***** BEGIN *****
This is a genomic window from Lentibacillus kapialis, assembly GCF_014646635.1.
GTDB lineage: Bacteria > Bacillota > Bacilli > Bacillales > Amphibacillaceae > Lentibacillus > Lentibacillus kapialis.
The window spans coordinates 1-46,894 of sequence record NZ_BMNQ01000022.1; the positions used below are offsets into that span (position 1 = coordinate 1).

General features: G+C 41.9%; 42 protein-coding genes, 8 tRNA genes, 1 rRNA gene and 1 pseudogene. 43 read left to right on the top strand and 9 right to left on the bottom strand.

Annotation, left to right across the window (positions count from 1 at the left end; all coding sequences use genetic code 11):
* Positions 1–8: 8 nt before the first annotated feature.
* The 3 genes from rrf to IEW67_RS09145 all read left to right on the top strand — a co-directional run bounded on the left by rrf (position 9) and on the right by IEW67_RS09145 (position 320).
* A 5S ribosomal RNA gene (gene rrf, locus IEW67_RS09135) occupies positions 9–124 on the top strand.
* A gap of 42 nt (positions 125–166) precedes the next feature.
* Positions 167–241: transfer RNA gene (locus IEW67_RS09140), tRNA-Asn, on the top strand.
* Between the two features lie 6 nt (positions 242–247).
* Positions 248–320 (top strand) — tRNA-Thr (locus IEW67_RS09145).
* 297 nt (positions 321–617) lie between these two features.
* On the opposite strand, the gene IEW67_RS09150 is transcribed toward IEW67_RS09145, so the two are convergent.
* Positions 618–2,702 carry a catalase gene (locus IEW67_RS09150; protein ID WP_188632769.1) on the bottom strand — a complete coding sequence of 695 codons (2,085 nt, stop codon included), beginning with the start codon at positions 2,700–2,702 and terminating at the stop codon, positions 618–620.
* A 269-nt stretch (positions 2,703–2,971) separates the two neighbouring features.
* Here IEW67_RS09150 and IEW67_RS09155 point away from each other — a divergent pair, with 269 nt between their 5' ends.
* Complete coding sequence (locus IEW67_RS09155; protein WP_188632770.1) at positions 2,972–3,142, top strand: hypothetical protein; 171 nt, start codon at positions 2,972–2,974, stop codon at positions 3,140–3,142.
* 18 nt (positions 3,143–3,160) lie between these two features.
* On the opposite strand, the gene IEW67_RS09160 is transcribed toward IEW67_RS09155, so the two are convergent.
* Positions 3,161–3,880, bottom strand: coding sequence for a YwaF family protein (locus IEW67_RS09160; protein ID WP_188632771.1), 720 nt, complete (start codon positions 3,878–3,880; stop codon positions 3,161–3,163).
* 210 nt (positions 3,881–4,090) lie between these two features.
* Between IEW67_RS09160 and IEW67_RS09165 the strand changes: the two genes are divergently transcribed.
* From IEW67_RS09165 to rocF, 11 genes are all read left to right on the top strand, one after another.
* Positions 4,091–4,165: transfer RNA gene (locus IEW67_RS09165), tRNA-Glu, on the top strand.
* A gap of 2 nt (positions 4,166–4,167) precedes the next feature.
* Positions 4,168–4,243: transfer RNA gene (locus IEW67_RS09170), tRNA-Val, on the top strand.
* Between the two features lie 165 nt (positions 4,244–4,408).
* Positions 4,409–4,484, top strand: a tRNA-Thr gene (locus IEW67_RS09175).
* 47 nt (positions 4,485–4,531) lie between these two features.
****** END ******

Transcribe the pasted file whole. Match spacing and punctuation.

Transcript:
This is a genomic window from Lentibacillus kapialis, assembly GCF_014646635.1.
GTDB lineage: Bacteria > Bacillota > Bacilli > Bacillales > Amphibacillaceae > Lentibacillus > Lentibacillus kapialis.
The window spans coordinates 1-46,894 of sequence record NZ_BMNQ01000022.1; the positions used below are offsets into that span (position 1 = coordinate 1).

General features: G+C 41.9%; 42 protein-coding genes, 8 tRNA genes, 1 rRNA gene and 1 pseudogene. 43 read left to right on the top strand and 9 right to left on the bottom strand.

Annotation, left to right across the window (positions count from 1 at the left end; all coding sequences use genetic code 11):
* Positions 1–8: 8 nt before the first annotated feature.
* The 3 genes from rrf to IEW67_RS09145 all read left to right on the top strand — a co-directional run bounded on the left by rrf (position 9) and on the right by IEW67_RS09145 (position 320).
* A 5S ribosomal RNA gene (gene rrf, locus IEW67_RS09135) occupies positions 9–124 on the top strand.
* A gap of 42 nt (positions 125–166) precedes the next feature.
* Positions 167–241: transfer RNA gene (locus IEW67_RS09140), tRNA-Asn, on the top strand.
* Between the two features lie 6 nt (positions 242–247).
* Positions 248–320 (top strand) — tRNA-Thr (locus IEW67_RS09145).
* 297 nt (positions 321–617) lie between these two features.
* On the opposite strand, the gene IEW67_RS09150 is transcribed toward IEW67_RS09145, so the two are convergent.
* Positions 618–2,702 carry a catalase gene (locus IEW67_RS09150; protein ID WP_188632769.1) on the bottom strand — a complete coding sequence of 695 codons (2,085 nt, stop codon included), beginning with the start codon at positions 2,700–2,702 and terminating at the stop codon, positions 618–620.
* A 269-nt stretch (positions 2,703–2,971) separates the two neighbouring features.
* Here IEW67_RS09150 and IEW67_RS09155 point away from each other — a divergent pair, with 269 nt between their 5' ends.
* Complete coding sequence (locus IEW67_RS09155; protein WP_188632770.1) at positions 2,972–3,142, top strand: hypothetical protein; 171 nt, start codon at positions 2,972–2,974, stop codon at positions 3,140–3,142.
* 18 nt (positions 3,143–3,160) lie between these two features.
* On the opposite strand, the gene IEW67_RS09160 is transcribed toward IEW67_RS09155, so the two are convergent.
* Positions 3,161–3,880, bottom strand: coding sequence for a YwaF family protein (locus IEW67_RS09160; protein ID WP_188632771.1), 720 nt, complete (start codon positions 3,878–3,880; stop codon positions 3,161–3,163).
* 210 nt (positions 3,881–4,090) lie between these two features.
* Between IEW67_RS09160 and IEW67_RS09165 the strand changes: the two genes are divergently transcribed.
* From IEW67_RS09165 to rocF, 11 genes are all read left to right on the top strand, one after another.
* Positions 4,091–4,165: transfer RNA gene (locus IEW67_RS09165), tRNA-Glu, on the top strand.
* A gap of 2 nt (positions 4,166–4,167) precedes the next feature.
* Positions 4,168–4,243: transfer RNA gene (locus IEW67_RS09170), tRNA-Val, on the top strand.
* Between the two features lie 165 nt (positions 4,244–4,408).
* Positions 4,409–4,484, top strand: a tRNA-Thr gene (locus IEW67_RS09175).
* 47 nt (positions 4,485–4,531) lie between these two features.